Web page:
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The Journal of neuroscience : the official journal of the Society for Neuroscience

HSF1 protects neurons through a novel trimerization- and HSP-independent mechanism.


PMID 24478344

Abstract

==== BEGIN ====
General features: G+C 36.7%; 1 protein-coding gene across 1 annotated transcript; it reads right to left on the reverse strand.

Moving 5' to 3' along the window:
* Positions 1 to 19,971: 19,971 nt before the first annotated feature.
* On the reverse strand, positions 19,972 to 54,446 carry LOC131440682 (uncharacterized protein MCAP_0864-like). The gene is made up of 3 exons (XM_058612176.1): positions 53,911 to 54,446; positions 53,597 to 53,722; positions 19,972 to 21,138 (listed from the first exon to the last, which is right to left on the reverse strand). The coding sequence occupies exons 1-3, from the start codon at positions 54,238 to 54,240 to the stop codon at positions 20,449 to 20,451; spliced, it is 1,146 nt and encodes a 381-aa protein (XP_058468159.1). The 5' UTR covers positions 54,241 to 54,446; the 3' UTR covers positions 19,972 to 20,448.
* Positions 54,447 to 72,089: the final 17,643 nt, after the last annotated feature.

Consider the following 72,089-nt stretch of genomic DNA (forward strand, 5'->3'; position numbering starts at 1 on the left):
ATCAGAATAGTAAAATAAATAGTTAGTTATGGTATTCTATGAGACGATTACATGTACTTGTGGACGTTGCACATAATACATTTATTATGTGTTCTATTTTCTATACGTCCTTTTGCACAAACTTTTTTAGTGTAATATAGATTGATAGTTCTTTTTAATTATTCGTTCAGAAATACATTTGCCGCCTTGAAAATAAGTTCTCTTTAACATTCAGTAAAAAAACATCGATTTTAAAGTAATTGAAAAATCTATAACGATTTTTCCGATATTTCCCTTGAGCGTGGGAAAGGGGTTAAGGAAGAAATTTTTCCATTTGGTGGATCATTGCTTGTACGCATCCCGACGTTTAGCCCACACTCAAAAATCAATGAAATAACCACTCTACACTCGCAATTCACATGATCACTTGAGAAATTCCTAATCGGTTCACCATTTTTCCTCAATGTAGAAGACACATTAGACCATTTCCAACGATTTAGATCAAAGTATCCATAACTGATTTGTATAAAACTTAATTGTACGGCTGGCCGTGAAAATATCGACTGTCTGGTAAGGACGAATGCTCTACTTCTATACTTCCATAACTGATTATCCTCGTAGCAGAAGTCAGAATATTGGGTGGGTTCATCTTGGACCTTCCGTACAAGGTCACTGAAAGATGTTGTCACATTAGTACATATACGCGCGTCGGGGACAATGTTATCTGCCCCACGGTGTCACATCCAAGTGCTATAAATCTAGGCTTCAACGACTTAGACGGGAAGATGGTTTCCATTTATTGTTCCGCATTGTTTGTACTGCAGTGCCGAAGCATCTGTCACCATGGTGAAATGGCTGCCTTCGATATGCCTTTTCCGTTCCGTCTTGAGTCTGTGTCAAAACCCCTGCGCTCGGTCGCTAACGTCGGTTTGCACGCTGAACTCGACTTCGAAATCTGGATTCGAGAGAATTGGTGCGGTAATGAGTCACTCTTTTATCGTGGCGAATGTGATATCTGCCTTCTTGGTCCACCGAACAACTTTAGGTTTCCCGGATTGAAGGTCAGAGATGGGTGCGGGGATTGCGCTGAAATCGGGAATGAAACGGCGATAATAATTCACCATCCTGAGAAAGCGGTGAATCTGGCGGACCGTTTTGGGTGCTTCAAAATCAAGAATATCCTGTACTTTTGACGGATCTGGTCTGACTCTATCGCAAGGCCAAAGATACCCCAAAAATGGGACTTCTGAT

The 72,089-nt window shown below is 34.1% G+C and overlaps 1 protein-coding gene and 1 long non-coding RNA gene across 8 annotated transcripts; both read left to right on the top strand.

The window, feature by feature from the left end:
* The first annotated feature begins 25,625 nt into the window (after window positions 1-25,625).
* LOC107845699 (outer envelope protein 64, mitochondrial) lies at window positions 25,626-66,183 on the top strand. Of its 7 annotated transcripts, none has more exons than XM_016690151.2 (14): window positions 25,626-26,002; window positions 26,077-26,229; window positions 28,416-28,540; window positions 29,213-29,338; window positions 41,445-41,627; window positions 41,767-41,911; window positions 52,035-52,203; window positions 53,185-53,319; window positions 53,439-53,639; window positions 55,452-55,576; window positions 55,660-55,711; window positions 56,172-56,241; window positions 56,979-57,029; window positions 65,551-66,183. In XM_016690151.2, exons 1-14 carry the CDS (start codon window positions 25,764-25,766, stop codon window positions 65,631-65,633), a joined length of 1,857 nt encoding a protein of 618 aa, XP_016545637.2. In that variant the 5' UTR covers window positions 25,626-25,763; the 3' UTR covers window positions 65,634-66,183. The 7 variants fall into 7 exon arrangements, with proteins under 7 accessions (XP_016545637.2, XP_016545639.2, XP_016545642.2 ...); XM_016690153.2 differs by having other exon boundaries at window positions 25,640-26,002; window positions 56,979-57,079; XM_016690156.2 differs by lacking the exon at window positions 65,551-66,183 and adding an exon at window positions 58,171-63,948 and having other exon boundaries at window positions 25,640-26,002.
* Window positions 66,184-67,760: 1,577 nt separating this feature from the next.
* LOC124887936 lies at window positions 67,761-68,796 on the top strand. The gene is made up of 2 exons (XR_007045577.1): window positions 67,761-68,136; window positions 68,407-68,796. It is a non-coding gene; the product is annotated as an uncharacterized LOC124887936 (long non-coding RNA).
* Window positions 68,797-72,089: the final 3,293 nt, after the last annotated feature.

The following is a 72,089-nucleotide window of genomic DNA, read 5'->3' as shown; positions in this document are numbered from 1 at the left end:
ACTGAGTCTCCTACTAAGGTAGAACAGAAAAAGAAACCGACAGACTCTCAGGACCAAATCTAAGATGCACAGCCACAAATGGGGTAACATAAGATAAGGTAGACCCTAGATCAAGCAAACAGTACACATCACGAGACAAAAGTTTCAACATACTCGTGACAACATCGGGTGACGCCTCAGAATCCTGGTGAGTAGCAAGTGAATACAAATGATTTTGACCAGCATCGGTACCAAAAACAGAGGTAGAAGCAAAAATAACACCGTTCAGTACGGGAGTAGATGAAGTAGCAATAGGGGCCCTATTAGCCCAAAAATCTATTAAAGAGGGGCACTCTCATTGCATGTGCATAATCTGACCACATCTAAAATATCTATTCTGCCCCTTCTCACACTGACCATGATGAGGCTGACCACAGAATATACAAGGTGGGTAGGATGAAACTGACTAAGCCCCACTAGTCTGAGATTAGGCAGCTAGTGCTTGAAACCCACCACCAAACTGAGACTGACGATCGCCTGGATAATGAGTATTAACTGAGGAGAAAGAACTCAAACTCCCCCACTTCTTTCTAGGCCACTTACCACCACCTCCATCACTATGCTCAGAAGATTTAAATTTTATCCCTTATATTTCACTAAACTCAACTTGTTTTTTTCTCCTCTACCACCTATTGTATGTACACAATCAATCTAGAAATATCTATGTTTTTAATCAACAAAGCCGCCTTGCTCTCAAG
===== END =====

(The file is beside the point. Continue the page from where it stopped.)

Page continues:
Heat shock factor 1 (HSF1) protects neurons from death caused by the accumulation of misfolded proteins. It is believed that this protective effect is mediated by the transcriptional stimulation of genes encoding heat shock proteins (HSPs), a family of chaperones that refold or degrade misfolded proteins. Whether HSF1 is protective when neuronal death is not caused by protein misfolding has not been studied. Here, we report that HSF1 expression is necessary for the survival of rat neurons and that HSF1 mRNA and protein expression is reduced in neurons primed to die. Knock-down of HSF1 induces death of otherwise healthy neurons, whereas reestablishment of elevated levels of HSF1 protects neurons even when death is not due to accumulation of misfolded proteins. Neuroprotection by HSF1 does not require its trimerization, an event obligatory for the binding of HSF1 to heat shock elements within HSP gene promoters. Moreover, knock-down of HSP70 or blockade of HSP90 signaling does not reduce neuroprotection by HSF1. Although several neuroprotective molecules and signaling pathways, including CaMK, PKA, Casein kinase-II, and the Raf-MEK-ERK and PI-3K-Akt pathways, are not required for HSF1-mediated neuroprotection, protection is abrogated by inhibition of classical histone deacetylases (HDACs). We report that the novel mechanism of neuroprotection by HSF1 involves cooperation with SIRT1, an HDAC with well documented neuroprotective effects. Using a cell culture model of Huntington's disease, we show that HSF1 trimerization is not required for protection against mutant huntingtin-induced neurotoxicity, suggesting that HSF1 can protect neurons against both proteinopathic and nonproteinopathic death through a noncanonical pathway.